CANNON AIR FORCE BASE, N.M. --
The exercise helped enhance Airmen and U.S. Coast Guardsmen abilities on personnel recovery operations as well as live-fire training in an open-ocean environment.
An FMP is an exercise that integrates multiple airframes, usually involving a ground controller and other services, all serving to complete the same mission and learn how to operate more efficiently together.
The exercise began with water-based training, as Survival, Evasion, Resistance and Escape specialists from Cannon coordinated with Coast Guardsmen off the coast of Oxnard, Calif., to test readiness on several mission abilities.
“[I gained] a further depth of knowledge and understanding of not only the Air Force’s capabilities, but the Coast Guard’s as well,” said one of the SERE specialists.
The challenges tasked for these professionals to complete were complementary to their day-to-day work.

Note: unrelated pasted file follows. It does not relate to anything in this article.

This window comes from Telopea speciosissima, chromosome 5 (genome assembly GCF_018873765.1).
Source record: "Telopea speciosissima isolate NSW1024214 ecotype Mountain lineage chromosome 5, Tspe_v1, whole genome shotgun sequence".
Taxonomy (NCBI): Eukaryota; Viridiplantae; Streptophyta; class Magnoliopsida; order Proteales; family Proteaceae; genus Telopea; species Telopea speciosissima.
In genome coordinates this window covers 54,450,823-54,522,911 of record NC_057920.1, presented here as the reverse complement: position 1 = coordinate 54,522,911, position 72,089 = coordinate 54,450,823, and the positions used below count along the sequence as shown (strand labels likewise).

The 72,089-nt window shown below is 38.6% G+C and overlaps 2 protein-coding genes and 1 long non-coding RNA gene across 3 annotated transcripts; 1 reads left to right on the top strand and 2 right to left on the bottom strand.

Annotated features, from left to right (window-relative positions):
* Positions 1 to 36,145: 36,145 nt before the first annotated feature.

“I think exercises such as this one are challenging and extremely beneficial,” a SERE specialist said. “They continuously show us why SERE training is so important and beneficial to the mission of the Air Force.”
The rest of the week transitioned gradually from water to air, as Cannon pilots tested their ability to spot assets in the water, then pushed themselves during combat training exercises using the AC-130W Stinger IIs.
“For us, the purpose of this FMP was to refine our tactics, techniques and procedures for operations in a maritime environment,” said Lt. Col. Michael Murphy, 16th Special Operations Squadron director of operations.
According to Murphy, his unit’s overall goal was to “instruct what is required for the decentralized execution of airpower in a near-peer conflict.”
No matter where the training took place, be it in the water or in the air, Cannon Airmen truly backed up the “any place, anytime, anywhere” spectrum of the Air Force Special Operations Command mission.